We’ve come full circle on retirement saving. Just 15 years ago 401(k) plans were widely embraced. Workers enjoyed managing their own money, believing that 10% annual returns for life would be a layup. Employers were happy to match contributions, giving them cover to shift away from costly traditional pension plans. Policymakers thought they had found an answer to the fraying social safety net.
Today it all looks like a big mistake. Numerous reports in places like the Los Angeles Times and Wall Street Journal have chronicled the 401(k)’s shortcomings. They are legion. Too many people don’t contribute enough, don’t diversify and don’t repay loans from the plans; too many take early distributions and try to time the market.
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There are structural problems too. 401(k) plans don’t readily provide guaranteed retirement income and because you don’t know low long you’ll live you have to err on the conservative side and save like crazy. Meanwhile, in the recent downturn a lot of cash-strapped companies eliminated the matching contributions element of their plan. Many—but not all—have reinstated the match since the recession officially lifted.
Despite all this, though, 401(k) plans would still be in our good graces if only the stock market hadn’t gone dead for the past dozen years. With little or no return for more than a decade—and just as baby boomers begin to retire—the savings crisis has pushed us to new levels of despair. More than half the population has less than $25,000 saved for retirement, according to the Employee Benefits Research Institute. This, as much as anything, has caused the 401(k) backlash.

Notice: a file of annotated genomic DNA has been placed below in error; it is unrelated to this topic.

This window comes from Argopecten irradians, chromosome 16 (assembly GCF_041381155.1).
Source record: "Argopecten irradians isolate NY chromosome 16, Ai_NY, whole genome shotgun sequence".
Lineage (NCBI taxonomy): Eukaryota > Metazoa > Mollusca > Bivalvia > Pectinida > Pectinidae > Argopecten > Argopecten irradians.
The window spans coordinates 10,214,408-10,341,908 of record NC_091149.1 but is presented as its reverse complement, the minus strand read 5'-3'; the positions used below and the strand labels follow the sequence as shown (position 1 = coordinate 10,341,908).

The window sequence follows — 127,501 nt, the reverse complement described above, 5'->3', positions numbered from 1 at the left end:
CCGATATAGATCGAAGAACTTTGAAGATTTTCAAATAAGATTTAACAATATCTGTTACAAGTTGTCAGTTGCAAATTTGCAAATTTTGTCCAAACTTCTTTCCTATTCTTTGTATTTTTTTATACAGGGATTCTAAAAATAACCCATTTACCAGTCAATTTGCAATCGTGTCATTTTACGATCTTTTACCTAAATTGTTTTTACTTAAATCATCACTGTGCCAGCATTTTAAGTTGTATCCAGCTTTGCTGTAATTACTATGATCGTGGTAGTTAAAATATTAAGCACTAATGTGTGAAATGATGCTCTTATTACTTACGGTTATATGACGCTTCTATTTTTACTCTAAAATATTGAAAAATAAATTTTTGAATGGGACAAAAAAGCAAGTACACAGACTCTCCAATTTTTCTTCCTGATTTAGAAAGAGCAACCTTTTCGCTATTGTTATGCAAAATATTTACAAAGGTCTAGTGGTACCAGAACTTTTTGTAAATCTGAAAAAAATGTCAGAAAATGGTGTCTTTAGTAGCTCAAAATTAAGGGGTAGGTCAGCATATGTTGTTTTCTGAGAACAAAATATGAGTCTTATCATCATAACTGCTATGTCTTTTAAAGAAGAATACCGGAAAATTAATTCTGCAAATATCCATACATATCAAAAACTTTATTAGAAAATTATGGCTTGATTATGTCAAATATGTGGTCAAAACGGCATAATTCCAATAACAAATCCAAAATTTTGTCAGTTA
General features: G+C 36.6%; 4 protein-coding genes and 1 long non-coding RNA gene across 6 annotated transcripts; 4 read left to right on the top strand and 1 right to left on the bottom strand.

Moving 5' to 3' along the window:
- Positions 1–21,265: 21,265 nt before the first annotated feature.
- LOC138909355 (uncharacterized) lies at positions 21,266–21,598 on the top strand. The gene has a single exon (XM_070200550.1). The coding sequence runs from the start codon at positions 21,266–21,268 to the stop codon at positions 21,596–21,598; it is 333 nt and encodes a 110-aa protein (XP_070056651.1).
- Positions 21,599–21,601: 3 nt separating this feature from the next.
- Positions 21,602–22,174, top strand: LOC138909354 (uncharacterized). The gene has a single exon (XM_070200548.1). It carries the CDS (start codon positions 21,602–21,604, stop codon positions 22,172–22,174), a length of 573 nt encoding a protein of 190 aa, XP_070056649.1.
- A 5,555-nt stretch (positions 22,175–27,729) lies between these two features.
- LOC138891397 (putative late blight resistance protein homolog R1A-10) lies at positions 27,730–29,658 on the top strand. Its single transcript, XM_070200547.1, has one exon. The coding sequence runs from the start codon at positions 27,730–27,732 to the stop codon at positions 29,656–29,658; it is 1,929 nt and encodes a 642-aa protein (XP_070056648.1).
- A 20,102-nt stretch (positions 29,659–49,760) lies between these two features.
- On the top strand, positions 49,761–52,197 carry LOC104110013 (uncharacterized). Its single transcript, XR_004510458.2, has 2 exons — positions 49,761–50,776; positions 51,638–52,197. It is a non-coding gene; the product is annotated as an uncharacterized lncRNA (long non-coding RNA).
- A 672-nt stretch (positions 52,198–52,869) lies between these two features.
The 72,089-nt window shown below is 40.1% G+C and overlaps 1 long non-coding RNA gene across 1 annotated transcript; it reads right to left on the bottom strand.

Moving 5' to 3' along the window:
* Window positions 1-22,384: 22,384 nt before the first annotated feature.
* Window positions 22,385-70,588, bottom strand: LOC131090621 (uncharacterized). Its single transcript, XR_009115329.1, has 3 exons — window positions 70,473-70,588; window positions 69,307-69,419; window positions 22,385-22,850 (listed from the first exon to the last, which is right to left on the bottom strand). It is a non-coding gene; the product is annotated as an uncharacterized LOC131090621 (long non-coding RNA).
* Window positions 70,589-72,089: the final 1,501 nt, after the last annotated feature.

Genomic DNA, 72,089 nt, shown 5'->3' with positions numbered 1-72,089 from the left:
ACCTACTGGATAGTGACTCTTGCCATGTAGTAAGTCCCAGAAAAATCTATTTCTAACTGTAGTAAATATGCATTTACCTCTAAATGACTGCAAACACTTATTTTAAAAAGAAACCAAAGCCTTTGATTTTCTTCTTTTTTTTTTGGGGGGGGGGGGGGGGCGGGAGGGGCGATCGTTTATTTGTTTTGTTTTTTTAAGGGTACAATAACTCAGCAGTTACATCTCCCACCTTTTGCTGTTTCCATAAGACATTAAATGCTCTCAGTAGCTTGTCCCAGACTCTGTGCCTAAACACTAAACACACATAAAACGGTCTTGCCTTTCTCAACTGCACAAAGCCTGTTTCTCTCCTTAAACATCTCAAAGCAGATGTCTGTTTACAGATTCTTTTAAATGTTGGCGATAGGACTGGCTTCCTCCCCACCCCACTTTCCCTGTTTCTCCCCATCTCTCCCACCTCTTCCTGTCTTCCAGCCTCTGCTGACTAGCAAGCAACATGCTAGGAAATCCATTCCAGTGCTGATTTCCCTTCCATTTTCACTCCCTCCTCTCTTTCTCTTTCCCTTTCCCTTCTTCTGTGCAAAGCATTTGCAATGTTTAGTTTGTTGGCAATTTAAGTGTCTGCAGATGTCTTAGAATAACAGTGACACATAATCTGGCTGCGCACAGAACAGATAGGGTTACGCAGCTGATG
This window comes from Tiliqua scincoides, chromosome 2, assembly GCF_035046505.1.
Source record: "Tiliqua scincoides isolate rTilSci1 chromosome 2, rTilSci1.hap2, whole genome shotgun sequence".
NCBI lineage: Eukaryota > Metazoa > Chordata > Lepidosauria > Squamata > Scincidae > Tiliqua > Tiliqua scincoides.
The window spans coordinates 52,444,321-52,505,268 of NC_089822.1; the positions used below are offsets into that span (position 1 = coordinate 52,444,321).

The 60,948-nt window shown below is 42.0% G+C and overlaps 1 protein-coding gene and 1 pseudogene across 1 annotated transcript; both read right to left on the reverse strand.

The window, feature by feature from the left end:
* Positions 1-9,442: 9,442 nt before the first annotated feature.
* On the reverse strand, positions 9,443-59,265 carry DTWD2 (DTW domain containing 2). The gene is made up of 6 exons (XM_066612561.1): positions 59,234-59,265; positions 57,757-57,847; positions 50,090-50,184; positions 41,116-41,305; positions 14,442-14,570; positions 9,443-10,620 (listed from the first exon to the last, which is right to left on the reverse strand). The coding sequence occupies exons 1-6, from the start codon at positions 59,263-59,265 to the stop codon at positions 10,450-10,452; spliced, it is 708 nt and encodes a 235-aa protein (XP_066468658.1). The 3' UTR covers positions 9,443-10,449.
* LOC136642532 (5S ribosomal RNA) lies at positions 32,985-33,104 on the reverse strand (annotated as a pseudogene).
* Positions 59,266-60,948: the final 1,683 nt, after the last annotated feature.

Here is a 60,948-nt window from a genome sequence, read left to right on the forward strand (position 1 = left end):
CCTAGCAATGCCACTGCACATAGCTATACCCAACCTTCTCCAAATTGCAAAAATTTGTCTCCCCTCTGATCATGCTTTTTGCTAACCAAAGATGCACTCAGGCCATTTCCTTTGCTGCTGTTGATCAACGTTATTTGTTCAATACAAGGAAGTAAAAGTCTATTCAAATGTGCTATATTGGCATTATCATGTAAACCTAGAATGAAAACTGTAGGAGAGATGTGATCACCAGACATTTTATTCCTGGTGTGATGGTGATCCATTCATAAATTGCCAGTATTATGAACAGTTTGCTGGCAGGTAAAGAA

Interestingly, this backlash is reaching a fever pitch just as the economy shows signs of picking up momentum and the stock market, anticipating a stronger recovery, has been moving higher. Yet even if stocks start delivering again, the 401(k)’s flaws probably mean change is coming.
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In an op-ed in The New York Times, Teresa Ghilarducci, a professor of economics at the New School and author of When I’m Sixty-Four, argues that the time has come to allow private sector workers to enroll in cost-efficient and professionally managed state-operated retirement programs. The private money would be pooled and invested alongside the public money—at virtually no cost to taxpayers. Ghilarducci writes:
“This is a vital step: public pension plans usually outperform 401(k) plans and individual retirement accounts, because instead of a single worker managing a single account, large institutional plans pool workers of all ages, diversify the portfolio over longer time periods, use the best professional managers that aren’t available for retail accounts and have the bargaining power to lower fees and prioritize long-term investment. By some estimates, costs for public pensions are over 45 percent lower than for individual 401(k) plans.”
It’s not clear if such a plan would augment or replace the 401(k), and it wouldn’t overcome all obstacles. Workers would still need to choose to contribute. They would still have to decide how to convert their next egg to an income stream. But market risks would be less and with lower investment costs returns would be higher. That’s a start.